Would the Rolling Stones “sell out”?

That was the question presented on last night’s (April 1st) episode of AMC’s Mad Men, thanks to a proposition from the Heinz Company. When a Heinz executive envisions “Time Is On My Side” reworked as “Heinz Is On My Side” as a jingle for baked beans, leading man Don Draper and foot-in-mouth sidekick Harry Crane head to a summer of ’66 era Rolling Stones concert to meet backstage with the band and its infamous manager, Allen Klein. (Mad Men is no stranger to the British Invasion bands, with Don taking his daughter Sally to the Beatles’ famous 1965 Shea Stadium show and the Stones’ “Satisfaction” being used in season four episode “Summer Man.”)

The ad men are hopeful: Crane says Klein sounds “greedy” — an accurate description, as later evidenced by the ABKCO founder’s acquisition of the rights to all pre-1971 Stones songs in an ugly legal battle with the band. More importantly, the Stones wrote a jingle for Kellogg’s Rice Krispies U.K. ad in 1963, which actually happened (watch below). Once a sellout, always a sellout, Draper seems to think.

But there is a flaw within the plotline, specifically as it relates to licensing rights and the Stones. “Time Is On My Side” was not written by the Rolling Stones. If Heinz wants to turn “Time Is On My Side” into a Heinz jingle, they’d need to negotiate with the song’s original writer, Jerry Ragovoy, or Jimmy Norman, who contributed additional lyrics in 1964 – or rather, the publishing company that owned the rights to the song at the time.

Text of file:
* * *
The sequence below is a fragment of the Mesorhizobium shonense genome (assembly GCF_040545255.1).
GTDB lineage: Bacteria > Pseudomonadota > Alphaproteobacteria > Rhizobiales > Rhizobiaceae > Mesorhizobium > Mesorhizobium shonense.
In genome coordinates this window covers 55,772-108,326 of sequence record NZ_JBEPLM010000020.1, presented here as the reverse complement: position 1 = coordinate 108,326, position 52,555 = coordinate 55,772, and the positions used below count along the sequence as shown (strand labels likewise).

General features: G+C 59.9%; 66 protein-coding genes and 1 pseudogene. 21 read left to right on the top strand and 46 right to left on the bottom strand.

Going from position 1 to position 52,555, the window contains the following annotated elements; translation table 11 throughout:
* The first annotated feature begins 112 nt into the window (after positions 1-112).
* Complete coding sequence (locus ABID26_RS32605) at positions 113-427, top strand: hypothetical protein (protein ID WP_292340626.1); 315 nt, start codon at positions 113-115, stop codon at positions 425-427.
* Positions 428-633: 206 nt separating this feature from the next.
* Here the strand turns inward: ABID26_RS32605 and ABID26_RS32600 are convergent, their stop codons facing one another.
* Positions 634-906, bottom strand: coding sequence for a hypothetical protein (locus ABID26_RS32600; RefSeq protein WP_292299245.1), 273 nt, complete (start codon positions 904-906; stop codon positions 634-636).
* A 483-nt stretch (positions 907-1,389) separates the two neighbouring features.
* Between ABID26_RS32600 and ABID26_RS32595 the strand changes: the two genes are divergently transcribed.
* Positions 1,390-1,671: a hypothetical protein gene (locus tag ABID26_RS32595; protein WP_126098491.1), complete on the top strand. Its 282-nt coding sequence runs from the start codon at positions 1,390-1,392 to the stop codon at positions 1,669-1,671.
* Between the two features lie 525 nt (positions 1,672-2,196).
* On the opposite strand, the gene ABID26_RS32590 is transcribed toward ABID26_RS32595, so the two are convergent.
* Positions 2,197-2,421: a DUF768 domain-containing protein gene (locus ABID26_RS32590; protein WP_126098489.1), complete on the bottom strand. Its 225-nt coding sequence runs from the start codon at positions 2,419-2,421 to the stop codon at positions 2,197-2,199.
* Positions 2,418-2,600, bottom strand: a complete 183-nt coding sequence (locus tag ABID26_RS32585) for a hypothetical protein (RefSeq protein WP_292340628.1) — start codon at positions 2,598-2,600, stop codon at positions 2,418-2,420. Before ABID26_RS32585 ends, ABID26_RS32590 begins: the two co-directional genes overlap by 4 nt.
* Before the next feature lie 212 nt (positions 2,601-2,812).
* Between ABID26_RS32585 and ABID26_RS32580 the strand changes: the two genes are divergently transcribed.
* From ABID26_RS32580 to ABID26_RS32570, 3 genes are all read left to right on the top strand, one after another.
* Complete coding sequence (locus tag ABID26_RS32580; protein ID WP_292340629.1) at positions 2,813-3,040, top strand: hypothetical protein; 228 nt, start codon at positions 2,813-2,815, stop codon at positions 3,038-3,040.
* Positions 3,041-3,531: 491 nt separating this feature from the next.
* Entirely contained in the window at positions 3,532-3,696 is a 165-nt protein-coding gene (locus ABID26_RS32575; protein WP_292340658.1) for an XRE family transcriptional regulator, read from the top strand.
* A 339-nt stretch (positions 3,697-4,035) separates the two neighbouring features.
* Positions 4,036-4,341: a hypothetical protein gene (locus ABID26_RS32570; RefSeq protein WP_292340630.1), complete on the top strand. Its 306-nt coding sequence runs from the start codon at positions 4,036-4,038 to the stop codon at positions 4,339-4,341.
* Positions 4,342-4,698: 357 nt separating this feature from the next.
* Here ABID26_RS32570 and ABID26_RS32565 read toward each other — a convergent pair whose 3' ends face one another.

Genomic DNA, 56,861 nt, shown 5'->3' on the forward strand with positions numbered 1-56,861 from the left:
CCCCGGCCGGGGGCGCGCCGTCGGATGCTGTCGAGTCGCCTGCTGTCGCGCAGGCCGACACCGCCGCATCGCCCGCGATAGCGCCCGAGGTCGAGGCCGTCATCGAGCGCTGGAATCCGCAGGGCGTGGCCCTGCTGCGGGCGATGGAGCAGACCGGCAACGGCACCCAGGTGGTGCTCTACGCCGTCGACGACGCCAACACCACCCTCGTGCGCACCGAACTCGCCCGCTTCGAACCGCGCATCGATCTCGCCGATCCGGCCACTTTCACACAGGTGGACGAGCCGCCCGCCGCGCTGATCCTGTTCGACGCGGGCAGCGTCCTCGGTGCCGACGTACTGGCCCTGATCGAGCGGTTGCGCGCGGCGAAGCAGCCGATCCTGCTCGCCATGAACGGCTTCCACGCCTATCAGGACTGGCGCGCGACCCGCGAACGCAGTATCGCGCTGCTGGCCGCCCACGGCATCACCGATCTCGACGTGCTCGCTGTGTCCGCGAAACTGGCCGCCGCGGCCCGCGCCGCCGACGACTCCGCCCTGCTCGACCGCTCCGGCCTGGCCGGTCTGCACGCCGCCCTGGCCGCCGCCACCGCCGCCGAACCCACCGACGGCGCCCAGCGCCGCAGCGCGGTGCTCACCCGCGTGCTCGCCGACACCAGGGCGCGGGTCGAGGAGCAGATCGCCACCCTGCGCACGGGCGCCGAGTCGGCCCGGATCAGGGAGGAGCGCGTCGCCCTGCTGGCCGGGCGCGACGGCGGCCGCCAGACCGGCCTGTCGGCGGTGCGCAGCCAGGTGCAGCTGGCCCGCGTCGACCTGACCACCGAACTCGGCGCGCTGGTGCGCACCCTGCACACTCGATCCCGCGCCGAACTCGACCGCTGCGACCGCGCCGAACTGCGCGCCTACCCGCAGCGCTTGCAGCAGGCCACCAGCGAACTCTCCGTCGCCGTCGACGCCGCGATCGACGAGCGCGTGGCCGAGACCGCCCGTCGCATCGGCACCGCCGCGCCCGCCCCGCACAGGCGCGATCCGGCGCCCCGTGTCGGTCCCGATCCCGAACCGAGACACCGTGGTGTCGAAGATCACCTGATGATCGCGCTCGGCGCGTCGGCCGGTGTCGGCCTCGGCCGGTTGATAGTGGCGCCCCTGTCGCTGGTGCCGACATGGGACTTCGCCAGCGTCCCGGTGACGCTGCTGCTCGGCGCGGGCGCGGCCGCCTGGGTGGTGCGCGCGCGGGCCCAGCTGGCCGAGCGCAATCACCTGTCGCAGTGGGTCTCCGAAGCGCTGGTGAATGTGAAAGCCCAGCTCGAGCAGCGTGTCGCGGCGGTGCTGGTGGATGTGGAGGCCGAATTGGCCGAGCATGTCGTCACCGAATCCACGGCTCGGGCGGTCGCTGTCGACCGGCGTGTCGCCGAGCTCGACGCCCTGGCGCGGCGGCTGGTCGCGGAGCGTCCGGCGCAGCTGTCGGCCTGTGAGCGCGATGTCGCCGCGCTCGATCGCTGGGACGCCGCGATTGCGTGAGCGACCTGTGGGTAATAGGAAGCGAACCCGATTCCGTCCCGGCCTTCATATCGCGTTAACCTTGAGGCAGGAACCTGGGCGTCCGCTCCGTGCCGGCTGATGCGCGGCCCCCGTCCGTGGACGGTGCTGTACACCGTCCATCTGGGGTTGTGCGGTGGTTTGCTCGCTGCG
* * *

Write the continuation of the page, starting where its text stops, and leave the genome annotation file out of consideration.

The star appeal for Heinz is, of course, the Rolling Stones, so perhaps more important than the song itself is the superstar band. If so, legally-obtained use of “Time Is On My Side” could be just another phone call (and fat check) away, were the Stones – and more importantly, Klein, who ruled the band’s financial world with an iron fist – interested.

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So do the Stones sign on for the Heinz jingle? Don Draper struggles not with neatly commanding pitch meetings and beautiful young things, yet this situation slips away from him. The band doesn’t even make a physical appearance in the episode, titled “Tea Leaves.” While Don’s busy playing the uptight father figure by questioning a wannabe Stones groupie about her fascination with guitarist Brian Jones, Crane accidentally signs the opening act, U.S. pop group the Trade Winds (who actually did tour with the Stones in 1966), to a jingle deal with Heinz. Apparently Harry can’t tell the difference between a British accent and an American one.

Just another mess for Draper to clean up, with plans to convince Heinz that the Trade Winds will be a better fit for a commercial. Because nothing sells baked beans like a band whose ratio of minor hits to name changes is about equal.

Perhaps The Who would make a better fit for the jingle. After all, the English band included a brief track (albeit a parody) called “Heinz Baked Beans” on its aptly titled 1967 album, The Who Sell Out.

–Jillian Mapes, CBS Local


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